As the reality that he has been left behind in Kabul sets in, the tone of Ahmad Ahmadzai’s voice drops.
“Are you sure they can’t send a bus to get us in [to the airport]?” he asks.
Impossible. There are no British soldiers left; they have gone home, as has the ambassador, Laurie Bristow.
Mr Ahmadzai, a taxi driver from Glasgow, and his family are among hundreds of citizens left behind in Afghanistan after the UK’s evacuation efforts came to an end late on Saturday. He had been visiting family when the country fell to the Taliban.
As crowds gathered outside the Abbey Gate entrance to Kabul Airport last week, Mr Ahmadzai and his family tried to navigate the seething mass of bodies – both Afghan and foreign – all desperate to escape Taliban rule.
As a citizen, Mr Ahmadzai and his dependents were eligible to be evacuated to the UK, but the reality was that even getting into the airport was almost impossible. An automated email from the Foreign Office called them to assemble at the nearby Baron Hotel, but his email stood for little at Taliban checkpoints, and amid the swelling crowd.
“There were chances to get in only for myself. When I just looked back to my kids, I said, 'no, no, I'm not going to try this'. Because they were going to get squeezed and squashed in. I didn’t think I was going to see them alive again.”
On Thursday, under the baking heat, he was wading through the sewage canal that runs parallel to the gate, his seven-day-old baby in his arms and his four other children in tow. His wife had given birth on August 19 – Afghanistan’s Independence Day.
Fearful for the baby’s safety, he had given up for the day, as he had been forced to do the previous five days.
Five minutes later, as he walked away from the Baron Hotel where the UK was processing people for evacuation, a suicide bombing ripped through the crowd, killing more than 160 people, among them 14 US service personnel. Two British citizens were killed in the blast, later claimed by Afghanistan's ISIS affiliate – ISIS-K.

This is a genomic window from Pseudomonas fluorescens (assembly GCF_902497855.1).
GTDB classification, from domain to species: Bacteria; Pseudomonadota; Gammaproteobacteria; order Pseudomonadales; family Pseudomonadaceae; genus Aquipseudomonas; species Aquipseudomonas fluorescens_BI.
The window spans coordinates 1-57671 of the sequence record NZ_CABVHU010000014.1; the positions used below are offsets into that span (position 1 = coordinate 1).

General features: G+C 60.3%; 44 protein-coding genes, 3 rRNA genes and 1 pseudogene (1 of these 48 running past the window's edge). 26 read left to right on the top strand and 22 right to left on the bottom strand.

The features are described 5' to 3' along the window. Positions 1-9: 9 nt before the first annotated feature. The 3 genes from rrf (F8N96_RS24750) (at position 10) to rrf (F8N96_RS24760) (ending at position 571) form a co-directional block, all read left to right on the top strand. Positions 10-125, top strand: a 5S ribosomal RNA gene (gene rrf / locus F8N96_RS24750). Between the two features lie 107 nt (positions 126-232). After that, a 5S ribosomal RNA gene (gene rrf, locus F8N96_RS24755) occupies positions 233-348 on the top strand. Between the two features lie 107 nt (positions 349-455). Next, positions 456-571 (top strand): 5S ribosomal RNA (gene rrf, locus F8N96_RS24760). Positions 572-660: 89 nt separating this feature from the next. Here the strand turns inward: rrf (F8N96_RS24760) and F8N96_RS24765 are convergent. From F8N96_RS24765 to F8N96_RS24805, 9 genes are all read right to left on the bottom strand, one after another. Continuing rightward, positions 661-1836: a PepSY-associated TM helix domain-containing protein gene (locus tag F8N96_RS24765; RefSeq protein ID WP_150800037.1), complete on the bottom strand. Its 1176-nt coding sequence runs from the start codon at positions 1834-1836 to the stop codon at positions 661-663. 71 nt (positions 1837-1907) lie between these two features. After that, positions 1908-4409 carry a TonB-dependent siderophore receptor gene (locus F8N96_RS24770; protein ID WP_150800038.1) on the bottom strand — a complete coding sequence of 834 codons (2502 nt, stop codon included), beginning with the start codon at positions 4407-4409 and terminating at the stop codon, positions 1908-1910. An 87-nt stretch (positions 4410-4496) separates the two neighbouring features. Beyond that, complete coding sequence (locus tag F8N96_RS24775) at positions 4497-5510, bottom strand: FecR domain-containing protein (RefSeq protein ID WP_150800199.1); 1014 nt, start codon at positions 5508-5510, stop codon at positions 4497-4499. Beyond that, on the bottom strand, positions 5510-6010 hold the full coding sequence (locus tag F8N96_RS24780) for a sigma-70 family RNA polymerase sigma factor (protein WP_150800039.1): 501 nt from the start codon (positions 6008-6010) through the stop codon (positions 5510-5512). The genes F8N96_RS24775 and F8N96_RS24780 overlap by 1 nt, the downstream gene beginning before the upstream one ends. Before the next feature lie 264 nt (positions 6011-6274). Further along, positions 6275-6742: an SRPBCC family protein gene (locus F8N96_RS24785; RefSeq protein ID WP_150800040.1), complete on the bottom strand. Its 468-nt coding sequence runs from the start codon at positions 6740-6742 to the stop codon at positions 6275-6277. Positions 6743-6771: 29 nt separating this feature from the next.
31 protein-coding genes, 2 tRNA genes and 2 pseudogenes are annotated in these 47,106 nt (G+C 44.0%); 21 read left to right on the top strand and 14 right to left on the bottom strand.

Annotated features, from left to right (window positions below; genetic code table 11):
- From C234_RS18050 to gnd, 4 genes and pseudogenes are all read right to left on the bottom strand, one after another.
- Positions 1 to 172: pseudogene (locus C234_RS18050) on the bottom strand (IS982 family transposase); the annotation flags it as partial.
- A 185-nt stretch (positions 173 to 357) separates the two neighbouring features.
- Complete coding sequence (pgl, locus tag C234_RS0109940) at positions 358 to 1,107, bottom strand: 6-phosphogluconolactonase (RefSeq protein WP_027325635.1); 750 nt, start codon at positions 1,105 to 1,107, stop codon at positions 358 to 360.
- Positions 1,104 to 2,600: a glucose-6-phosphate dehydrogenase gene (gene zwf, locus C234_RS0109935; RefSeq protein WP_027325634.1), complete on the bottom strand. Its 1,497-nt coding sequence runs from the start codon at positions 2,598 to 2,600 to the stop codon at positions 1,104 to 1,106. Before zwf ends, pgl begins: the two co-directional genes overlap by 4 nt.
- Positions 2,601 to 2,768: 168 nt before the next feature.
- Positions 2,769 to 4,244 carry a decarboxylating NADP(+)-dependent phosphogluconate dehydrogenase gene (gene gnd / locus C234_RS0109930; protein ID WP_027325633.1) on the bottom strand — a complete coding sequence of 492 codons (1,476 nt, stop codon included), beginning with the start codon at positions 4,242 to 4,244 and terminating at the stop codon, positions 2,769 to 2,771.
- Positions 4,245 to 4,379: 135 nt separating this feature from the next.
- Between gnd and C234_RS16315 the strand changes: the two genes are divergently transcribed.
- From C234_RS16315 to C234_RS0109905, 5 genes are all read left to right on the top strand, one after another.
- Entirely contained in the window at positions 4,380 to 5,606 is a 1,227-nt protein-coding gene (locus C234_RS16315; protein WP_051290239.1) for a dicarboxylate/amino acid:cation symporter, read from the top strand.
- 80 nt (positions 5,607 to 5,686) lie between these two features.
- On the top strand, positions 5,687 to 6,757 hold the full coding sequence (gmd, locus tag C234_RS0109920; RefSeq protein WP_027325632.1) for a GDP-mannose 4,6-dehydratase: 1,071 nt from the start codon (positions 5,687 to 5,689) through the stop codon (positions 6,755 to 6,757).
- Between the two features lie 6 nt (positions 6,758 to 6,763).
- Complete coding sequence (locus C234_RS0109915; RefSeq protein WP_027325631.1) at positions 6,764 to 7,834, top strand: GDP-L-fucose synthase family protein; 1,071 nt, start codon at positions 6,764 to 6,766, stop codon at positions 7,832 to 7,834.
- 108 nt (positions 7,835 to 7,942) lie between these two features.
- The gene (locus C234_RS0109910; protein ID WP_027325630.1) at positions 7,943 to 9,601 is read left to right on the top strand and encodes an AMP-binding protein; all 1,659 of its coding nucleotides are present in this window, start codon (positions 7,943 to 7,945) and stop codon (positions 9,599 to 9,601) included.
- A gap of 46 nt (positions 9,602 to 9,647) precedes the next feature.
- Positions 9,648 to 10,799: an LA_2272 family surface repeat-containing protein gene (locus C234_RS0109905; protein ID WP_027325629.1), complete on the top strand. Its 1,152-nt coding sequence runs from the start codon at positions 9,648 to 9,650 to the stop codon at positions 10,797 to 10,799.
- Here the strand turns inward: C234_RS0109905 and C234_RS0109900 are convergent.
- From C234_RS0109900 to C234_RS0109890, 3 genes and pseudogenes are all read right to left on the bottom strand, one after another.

“If I was hanging about for five minutes more, I would have been, I mean, you know, I would have been dead,” says Mr Ahmadzai.
Mr Ahmadzai’s adult life has been bookended by the fall and rise of the Taliban. In 2001, as a 21-year-old, he fled Nangarhar as the US invaded after the 9/11 terrorist attacks on America.
It took him two years to reach the UK, where he faced attempts by the Home Office to deport him. Now, as he tries to work out how he might escape Afghanistan again, he has to deal with the same hardline militants that he fled 20 years ago.
Mr Ahmadzai received his British passport in 2020, almost 20 years after fleeing Afghanistan. His journey was complete, or so he thought. Today he speaks with a thick Glasgow drawl. He recently voted in Scottish elections for the first time. Yet the country he committed himself to barely returned his calls and emails – his email inbox is a mess of automated replies.
“I cannot explain the expression which I feel right now, and in the past seven days. The way they treated their citizens – they would barely answer the phone to me,” he says.
“The future of Afghanistan is going to be dark like it was between 1995 and 2001, I can tell.
“I was born in war, I grew up in war and I escaped the war. Now I’ve got to escape the war again.”
The National spoke to more than 40 UK citizens and their dependents, all now stranded in Afghanistan, fearful of the Taliban and exasperated at their government. Many said their calls and emails to the Foreign Office and British MPs had gone unanswered.
Others sat on hold to Foreign Office helplines for hours, building up charges of hundreds of pounds.
They spoke with despair for themselves and for their families, as it dawned on them that the UK’s mission to evacuate British citizens had wrapped up without them. The total number of UK citizens left behind is believed to be more than 150.
There is growing anger in Britain over the evacuation’s failings. On Sunday, it was reported that thousands of emails to the Foreign Office had been left unread, including cases flagged by senior government ministers, while those The National spoke to all said that the Foreign Office phone's lines had failed, or kept them on hold for hours. Several senior figures, including Lord Dannatt, the former head of the British Army, have called for an inquiry into the exit.
The UK says more than 15,000 people have been flown out since August 14. Yet with more than 100 UK passport holders and more than 1,000 Afghans who worked for the British left behind, anger is unabated.
The evacuation of former British Marine Paul 'Pen' Farthing and hundreds of his rescue pets has prompted deep resentment that animals were prioritised over UK citizens and vulnerable Afghans.
Azeem Ibrahim, a research professor at the Strategic Studies Institute and an expert on UK Foreign policy, said that the UK needed to work out alternative arrangements to help the citizens it had left behind.
“The government urgently needs to come up with a plan to get them out now that evacuation flights have stopped. It needs to step up discussions with neighbouring states,” he said.
As Mr Ahmadzai hides in a friend's house, his fury turns to emotion.
“If I get back, I'm going to tell the whole story. I'm going to show the videos and everything to the world,” he says, his voice breaking.
“I'm ashamed to be a British citizen.”
* Ahmad Ahmadzai’s name has been changed, as he is fearful of Taliban reprisals. The UK government has been informed of his real name.